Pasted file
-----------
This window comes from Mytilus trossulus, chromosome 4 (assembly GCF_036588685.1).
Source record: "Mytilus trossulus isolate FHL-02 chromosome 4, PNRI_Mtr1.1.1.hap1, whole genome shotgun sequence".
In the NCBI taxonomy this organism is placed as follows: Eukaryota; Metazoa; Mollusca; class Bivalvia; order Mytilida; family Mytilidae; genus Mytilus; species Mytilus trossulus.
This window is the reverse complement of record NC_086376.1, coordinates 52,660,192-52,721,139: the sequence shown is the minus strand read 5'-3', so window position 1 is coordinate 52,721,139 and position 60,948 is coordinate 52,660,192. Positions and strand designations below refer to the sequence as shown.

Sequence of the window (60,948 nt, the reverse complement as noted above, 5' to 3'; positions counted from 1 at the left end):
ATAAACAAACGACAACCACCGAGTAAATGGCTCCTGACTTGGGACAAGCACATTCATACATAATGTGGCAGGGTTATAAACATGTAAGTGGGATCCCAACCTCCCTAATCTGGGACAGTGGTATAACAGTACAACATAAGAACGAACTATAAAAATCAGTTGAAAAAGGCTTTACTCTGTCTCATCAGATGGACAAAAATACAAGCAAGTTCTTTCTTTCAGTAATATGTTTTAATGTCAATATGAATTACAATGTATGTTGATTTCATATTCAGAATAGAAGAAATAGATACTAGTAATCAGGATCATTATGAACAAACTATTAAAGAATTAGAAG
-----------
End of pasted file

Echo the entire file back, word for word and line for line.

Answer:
This window comes from Mytilus trossulus, chromosome 4 (assembly GCF_036588685.1).
Source record: "Mytilus trossulus isolate FHL-02 chromosome 4, PNRI_Mtr1.1.1.hap1, whole genome shotgun sequence".
In the NCBI taxonomy this organism is placed as follows: Eukaryota; Metazoa; Mollusca; class Bivalvia; order Mytilida; family Mytilidae; genus Mytilus; species Mytilus trossulus.
This window is the reverse complement of record NC_086376.1, coordinates 52,660,192-52,721,139: the sequence shown is the minus strand read 5'-3', so window position 1 is coordinate 52,721,139 and position 60,948 is coordinate 52,660,192. Positions and strand designations below refer to the sequence as shown.

Sequence of the window (60,948 nt, the reverse complement as noted above, 5' to 3'; positions counted from 1 at the left end):
ATAAACAAACGACAACCACCGAGTAAATGGCTCCTGACTTGGGACAAGCACATTCATACATAATGTGGCAGGGTTATAAACATGTAAGTGGGATCCCAACCTCCCTAATCTGGGACAGTGGTATAACAGTACAACATAAGAACGAACTATAAAAATCAGTTGAAAAAGGCTTTACTCTGTCTCATCAGATGGACAAAAATACAAGCAAGTTCTTTCTTTCAGTAATATGTTTTAATGTCAATATGAATTACAATGTATGTTGATTTCATATTCAGAATAGAAGAAATAGATACTAGTAATCAGGATCATTATGAACAAACTATTAAAGAATTAGAAG